“Vision” is one of those words that is overused in our work and the reason it is so elusive is that is is so context dependant.
You can have a vision of a full bath tub of steaming hot water. You can have a vision of making your home run on rain water alone. You can have a vision of safe drinking water for all humans.
The first is simple, short term and you have all the tools and abilities to make it happen.
The second is more complicated and you require a few experts to make it happen, but with the right people and resources, you can achieve it.
The third is not up to you. It is a complex and adaptive system. You may be motivated by a desire to see safe drinking water for all humans but you are unlikely to achieve it because it is a complex problem. Intention can make a difference here and instead of working TOWARDS a tangible vision you can work FROM an intention and guide your actions against that.
The problem comes when people want tangible outcomes from linear processes. “We need a vision of our future” can sometimes lead to work that ignores all the opportunities and threats that come up in a living and evolving system. Without good methods of understanding what is happening, what a system is inclined to do, or iterating work based on learning (in other words developmental evaluation), in my experience those with power and a mandate to accomplish something will eventually narrow the work down to mere deliverables. The vision maybe in there somewhere but the context renders it useless.
So these days when a client asks me for a vision I want to know why and whether they have the means and desire to actually achieve it, or whether they are simply calling for a conversation on “what we’re all trying to do” so that work and opportunities can be evaluated against that.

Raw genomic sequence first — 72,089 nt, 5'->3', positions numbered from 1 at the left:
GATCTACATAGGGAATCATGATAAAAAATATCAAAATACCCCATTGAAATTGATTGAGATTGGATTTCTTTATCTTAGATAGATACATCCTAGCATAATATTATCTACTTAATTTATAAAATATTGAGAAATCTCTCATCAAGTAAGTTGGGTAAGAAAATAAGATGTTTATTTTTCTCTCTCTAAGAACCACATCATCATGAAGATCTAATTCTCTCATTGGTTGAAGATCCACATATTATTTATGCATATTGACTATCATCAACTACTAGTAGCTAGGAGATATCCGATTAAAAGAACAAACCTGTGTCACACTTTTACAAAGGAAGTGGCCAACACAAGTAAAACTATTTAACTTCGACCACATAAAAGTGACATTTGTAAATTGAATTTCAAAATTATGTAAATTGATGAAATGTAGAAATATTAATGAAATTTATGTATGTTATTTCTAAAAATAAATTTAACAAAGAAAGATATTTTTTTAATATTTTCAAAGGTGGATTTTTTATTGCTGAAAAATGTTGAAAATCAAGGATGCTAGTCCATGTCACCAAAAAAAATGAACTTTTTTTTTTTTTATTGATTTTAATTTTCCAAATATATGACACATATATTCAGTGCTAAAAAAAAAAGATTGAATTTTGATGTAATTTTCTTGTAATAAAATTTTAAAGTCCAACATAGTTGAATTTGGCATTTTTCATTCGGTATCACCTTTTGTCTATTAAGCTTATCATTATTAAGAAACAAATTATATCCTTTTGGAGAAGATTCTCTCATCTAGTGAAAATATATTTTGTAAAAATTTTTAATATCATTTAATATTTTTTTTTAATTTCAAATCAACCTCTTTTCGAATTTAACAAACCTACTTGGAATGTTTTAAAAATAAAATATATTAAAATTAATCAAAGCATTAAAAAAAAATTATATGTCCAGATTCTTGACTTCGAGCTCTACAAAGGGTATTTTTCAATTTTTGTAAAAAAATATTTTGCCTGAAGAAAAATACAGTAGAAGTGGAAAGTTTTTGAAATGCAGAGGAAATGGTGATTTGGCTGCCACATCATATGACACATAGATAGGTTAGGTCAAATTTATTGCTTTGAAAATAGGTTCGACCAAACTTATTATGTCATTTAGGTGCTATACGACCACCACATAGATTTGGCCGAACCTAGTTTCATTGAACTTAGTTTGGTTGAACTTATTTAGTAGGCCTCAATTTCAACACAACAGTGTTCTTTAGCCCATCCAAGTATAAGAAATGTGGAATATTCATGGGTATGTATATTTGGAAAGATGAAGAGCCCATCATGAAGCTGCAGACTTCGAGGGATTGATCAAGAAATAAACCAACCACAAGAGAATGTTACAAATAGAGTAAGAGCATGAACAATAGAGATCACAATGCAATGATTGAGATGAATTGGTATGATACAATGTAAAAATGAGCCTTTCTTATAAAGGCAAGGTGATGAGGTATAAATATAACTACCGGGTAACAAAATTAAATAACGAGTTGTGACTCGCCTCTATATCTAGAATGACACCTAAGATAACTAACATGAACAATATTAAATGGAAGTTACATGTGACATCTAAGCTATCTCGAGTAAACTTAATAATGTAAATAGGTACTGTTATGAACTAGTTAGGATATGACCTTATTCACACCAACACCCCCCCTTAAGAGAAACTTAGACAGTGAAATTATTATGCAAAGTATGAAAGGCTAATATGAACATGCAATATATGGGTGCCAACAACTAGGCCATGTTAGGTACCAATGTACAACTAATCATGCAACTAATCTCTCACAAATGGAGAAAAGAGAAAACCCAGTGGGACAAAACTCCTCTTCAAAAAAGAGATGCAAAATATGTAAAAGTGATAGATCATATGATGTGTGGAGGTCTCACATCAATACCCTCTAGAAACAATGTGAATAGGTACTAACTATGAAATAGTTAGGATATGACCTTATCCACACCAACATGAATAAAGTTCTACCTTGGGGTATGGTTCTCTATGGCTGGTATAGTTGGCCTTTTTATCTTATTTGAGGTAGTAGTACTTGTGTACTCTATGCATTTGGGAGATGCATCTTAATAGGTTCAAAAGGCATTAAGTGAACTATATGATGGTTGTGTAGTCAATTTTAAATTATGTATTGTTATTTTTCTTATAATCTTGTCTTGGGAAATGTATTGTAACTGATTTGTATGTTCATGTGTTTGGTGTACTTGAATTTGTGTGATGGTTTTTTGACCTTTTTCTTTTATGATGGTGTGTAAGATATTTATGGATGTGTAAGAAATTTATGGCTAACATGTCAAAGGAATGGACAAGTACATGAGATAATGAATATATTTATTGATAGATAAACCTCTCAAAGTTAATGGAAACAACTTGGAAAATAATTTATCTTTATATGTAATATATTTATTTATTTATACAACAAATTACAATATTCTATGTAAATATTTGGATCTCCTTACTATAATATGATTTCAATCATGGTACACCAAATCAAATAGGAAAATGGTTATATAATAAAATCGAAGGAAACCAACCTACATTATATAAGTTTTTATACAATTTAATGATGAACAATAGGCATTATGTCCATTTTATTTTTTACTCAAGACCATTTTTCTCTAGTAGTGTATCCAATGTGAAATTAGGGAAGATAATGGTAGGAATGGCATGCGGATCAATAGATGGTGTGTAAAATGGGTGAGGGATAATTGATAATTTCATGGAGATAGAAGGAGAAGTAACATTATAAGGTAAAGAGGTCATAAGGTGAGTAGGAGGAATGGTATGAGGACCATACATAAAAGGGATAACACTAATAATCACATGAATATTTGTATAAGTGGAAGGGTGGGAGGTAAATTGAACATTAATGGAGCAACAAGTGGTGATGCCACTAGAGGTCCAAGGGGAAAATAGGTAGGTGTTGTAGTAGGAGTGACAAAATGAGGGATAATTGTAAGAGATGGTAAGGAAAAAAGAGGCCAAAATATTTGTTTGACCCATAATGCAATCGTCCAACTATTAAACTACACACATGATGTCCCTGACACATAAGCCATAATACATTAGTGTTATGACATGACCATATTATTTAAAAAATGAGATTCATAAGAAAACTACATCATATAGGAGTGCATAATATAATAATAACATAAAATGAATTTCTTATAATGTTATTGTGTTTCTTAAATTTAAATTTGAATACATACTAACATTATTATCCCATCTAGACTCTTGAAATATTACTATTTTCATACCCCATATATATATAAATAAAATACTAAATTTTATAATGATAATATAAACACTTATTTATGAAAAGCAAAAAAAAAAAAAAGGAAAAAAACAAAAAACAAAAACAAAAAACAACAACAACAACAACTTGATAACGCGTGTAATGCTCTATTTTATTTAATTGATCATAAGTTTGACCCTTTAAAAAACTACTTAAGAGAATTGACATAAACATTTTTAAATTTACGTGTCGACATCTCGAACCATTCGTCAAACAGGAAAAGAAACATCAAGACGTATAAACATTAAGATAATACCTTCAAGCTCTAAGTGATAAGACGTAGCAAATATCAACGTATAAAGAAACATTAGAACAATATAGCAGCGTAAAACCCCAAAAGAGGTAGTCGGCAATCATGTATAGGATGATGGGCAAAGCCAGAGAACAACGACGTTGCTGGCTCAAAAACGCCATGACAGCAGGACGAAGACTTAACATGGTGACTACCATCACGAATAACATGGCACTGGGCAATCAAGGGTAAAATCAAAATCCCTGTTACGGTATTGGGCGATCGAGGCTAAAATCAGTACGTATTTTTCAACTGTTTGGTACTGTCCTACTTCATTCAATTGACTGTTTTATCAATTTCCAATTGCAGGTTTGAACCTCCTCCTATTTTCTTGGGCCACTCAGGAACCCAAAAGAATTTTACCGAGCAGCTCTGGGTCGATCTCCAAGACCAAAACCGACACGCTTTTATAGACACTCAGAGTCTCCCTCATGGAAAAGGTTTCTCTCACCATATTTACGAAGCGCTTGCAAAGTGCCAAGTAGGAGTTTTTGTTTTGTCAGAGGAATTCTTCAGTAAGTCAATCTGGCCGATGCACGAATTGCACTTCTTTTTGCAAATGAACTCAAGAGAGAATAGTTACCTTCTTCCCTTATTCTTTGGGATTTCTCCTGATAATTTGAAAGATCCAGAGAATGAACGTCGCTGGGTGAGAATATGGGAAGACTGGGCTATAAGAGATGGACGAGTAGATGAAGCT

At some level, in complex systems, vision and purpose become moral centres and ethical guidelines and not targets. That seems important to me.
Thanks, Chris — this is exactly the conversation I’m currently having with a local nonprofit! It’s great to have your words to add to mine!
Good food for thought! The entire conversation/literature on complexity theories, cynefin etc is definitely pushing the boundaries of the conventional “vision” the way it is commonly defined by Senge et al. I have witnessed first hand the power of backcasting from a vision (as you point out, from future to present). One idea that to me helps me understand the different types of vision, and gives justice to the complicated vs the complex contexts, is the idea of backcasting from scenarios vs backcasting from principles.
Backcasting from scenarios is very much like the second (rain water) that you described. The scenario is specific, adds a great deal of details, and is vivid.
Backcasting from principles is like in the third one you described. Principles act as overall, general constraints that -as long as the vision is achieved within them- guide our work with the future. Later on when I learned about the Cynefin approach, they reconcile in the sense that the principles of the vision are what Snowden would call the “boundary conditions” of the vision. This also frees up creativity, and opens up the work as you say to much more than the mere deliverables. Should you be interested, I wrote a series of four blog posts on this 😉 A brief history of the future. https://www.linkedin.com/pulse/brief-history-future-marco-valente
Thanks for this Chris. I have been reading about Cynefin lately and thinking about the implications for change. This post fits nicely.
Yes. Having just been involved in a door-to-door provincial political campaign, its clear to me that if political platforms were presented as aspirations that illuminate guiding principles, they would be much better received by voters who, in 2017, know that anyone who seriously propounds on “what we’re going to do,” as if future conditions were knowable, is full of it. A more realistic approach might get people less cynical about “all politicians,” and less inclined to turn off to the whole process.
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